Alzheimer's disease affects Californians on an ever greater scale, and Baby Boomers are now at risk. According to the Alzheimer's Assocation, one in eight will develop Alzheimer's disease, while one in six will develop dementia. Stunningly, only half of Alzheimer's cases in America are diagnosed. That means half of all seniors suffering from Alzheimer's aren't getting the care and protection they deserve. Non-diagnosis multiplies the dangers a patient faces, from lack of proper medical treatment to vulnerability to elder financial abuse.
"Just one more thing..."
If you have an elderly loved one with Alzheimer's, you'll know how important it is to look after their safety. It's easy to worry. Maybe your parent or grandparent has left the stove on while cooking, unintentionally causing a fire hazard. Maybe they've wandered off in the neighborhood, only to be found and returned hours later by a good Samaritan. In the same way, a senior suffering from Alzheimer's, dementia or Lewy body dementia is especially vulnerable to elder financial abuse.
"Honor thy father and thy mother." This commandment, deeply embedded in our Judeo-Christian heritage, is a fabric of our daily lives. A fabric that draws little reflection, that is until an event or circumstance occurs and unnerves us.
Alzheimer's disease accounts for 60% to 80% of dementia.
A parent's dementia and attendant short-term memory loss can be heartbreaking. It is common for children to have feelings of loss and grief as they see their family life changed by Alzheimer's. Children may go through the grieving process while their parent is alive - a process that may be hard to describe to those who have not encountered it themselves.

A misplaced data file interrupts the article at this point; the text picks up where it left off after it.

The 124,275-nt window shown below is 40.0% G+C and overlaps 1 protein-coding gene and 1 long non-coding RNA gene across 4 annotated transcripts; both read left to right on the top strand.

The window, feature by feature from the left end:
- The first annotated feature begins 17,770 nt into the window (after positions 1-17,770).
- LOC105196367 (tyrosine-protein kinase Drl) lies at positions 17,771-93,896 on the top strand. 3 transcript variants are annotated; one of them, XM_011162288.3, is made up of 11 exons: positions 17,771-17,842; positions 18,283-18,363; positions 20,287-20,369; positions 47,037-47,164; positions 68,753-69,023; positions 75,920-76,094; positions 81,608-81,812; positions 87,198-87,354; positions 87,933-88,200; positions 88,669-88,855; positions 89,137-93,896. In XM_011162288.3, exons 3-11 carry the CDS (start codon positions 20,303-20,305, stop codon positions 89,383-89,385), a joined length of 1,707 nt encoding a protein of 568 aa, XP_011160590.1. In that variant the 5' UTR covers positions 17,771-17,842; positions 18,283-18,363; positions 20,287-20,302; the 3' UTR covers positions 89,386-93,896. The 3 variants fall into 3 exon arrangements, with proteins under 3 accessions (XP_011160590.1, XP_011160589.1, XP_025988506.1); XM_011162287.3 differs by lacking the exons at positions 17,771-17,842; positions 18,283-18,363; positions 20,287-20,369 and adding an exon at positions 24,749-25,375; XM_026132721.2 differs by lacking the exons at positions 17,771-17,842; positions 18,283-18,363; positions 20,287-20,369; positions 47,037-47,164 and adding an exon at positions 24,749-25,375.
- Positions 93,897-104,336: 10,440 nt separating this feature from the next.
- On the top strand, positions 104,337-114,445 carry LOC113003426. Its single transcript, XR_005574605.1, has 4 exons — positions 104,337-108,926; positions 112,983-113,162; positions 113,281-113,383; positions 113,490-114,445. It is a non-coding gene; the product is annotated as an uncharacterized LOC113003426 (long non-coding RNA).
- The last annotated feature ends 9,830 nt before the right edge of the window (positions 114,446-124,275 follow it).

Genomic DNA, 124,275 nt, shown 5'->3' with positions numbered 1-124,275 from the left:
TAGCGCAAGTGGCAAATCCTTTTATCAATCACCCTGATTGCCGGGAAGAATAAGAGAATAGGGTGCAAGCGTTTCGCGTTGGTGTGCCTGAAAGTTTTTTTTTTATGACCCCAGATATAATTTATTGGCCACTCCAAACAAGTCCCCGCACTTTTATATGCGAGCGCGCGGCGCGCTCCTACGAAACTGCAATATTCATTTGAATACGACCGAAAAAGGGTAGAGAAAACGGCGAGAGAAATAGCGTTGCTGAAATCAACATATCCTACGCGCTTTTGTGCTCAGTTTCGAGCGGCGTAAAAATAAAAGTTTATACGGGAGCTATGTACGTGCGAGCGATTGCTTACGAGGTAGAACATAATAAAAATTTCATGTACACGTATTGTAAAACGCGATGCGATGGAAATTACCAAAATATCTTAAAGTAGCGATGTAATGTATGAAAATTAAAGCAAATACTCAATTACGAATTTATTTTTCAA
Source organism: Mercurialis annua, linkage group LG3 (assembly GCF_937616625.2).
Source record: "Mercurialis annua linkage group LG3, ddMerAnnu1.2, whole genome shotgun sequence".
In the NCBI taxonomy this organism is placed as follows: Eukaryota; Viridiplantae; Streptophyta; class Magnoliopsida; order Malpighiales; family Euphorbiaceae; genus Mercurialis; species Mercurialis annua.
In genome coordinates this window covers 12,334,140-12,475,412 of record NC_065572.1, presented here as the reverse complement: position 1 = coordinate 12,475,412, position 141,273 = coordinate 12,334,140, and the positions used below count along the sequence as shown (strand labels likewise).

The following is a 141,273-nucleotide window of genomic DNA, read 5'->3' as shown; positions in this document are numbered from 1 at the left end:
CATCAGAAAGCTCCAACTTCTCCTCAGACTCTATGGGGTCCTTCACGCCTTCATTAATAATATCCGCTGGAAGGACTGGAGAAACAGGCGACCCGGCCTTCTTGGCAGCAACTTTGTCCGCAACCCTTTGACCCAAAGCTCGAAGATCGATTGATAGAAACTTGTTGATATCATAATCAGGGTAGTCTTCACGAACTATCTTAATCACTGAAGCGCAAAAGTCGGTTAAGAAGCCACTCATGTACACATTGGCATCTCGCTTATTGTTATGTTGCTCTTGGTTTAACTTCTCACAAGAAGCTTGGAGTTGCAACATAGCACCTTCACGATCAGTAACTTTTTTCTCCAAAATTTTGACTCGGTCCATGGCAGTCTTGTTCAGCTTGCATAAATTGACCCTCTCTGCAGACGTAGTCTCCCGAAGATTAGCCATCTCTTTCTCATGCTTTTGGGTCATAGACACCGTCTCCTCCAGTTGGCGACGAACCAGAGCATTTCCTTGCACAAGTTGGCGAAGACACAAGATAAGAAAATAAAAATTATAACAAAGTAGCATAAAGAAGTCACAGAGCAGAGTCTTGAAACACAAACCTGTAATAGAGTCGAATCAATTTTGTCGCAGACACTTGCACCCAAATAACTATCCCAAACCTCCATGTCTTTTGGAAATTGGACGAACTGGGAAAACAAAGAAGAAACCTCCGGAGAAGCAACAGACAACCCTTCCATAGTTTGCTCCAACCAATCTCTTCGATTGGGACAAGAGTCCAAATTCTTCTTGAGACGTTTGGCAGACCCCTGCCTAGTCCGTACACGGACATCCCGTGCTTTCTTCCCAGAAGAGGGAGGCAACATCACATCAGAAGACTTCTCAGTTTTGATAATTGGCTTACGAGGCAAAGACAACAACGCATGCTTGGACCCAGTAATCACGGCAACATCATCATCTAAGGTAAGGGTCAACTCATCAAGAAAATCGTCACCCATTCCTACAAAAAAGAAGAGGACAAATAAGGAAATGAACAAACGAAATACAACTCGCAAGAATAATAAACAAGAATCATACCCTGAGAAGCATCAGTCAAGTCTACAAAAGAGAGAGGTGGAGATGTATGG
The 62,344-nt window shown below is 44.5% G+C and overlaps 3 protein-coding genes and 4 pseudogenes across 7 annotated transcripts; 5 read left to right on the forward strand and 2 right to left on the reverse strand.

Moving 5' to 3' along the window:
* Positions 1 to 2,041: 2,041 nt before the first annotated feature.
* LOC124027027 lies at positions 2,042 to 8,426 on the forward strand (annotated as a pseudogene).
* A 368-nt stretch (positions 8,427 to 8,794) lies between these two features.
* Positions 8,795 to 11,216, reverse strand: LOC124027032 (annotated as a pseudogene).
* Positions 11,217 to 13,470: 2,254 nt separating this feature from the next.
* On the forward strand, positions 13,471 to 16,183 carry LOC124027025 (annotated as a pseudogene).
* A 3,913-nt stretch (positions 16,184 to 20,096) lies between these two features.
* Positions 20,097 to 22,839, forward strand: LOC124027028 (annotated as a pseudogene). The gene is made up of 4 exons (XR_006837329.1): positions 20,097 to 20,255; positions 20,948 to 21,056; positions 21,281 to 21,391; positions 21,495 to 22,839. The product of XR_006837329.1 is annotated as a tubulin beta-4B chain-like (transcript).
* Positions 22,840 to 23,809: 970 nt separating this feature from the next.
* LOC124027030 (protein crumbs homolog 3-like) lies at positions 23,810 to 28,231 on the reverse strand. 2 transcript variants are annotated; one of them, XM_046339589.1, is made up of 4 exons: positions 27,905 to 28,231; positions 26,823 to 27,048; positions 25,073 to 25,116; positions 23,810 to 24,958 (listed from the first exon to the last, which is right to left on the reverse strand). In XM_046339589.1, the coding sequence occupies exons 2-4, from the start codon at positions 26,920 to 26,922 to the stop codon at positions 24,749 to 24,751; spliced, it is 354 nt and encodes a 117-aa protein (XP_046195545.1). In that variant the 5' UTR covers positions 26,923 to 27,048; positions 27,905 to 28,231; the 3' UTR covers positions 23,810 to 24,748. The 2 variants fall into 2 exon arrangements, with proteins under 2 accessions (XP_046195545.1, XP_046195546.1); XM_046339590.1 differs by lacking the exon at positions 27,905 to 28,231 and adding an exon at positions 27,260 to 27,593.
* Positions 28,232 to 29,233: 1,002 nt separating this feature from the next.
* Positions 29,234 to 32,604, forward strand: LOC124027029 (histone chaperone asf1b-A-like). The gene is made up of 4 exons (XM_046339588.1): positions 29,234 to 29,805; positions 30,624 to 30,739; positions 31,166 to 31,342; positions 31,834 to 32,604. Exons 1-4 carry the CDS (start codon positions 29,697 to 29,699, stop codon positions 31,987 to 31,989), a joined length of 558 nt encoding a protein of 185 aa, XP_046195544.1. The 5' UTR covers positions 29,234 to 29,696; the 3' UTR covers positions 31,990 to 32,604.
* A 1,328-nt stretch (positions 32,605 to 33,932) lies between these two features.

The Alzheimer's Foundation of America trains healthcare professionals in dementia-specific care, provides free and confidential memory screenings to over 3 million people and provides support, counseling, and education to thousands of people.
Our babies are born utterly dependent on their parents or caregivers to feed, shelter, clothe and protect them. Our society, communities and families share a focus on the protection of the young and innocent. This protection is extended to those disabled adults with conditions that require continuing help for physical and medical care.
Hello, I'm Mike Hackard. I'm the chair of Hackard Law, a law firm focusing on estate, trust and elder financial abuse litigation in California's major urban areas. I'm the author of The Wolf at The Door: Undue Influence and Elder Financial Abuse. The book will come out in early autumn. This is episode 12, where I discuss ways lawyers can mitigate the risks Alzheimer's disease or dementia can pose to an estate or trust.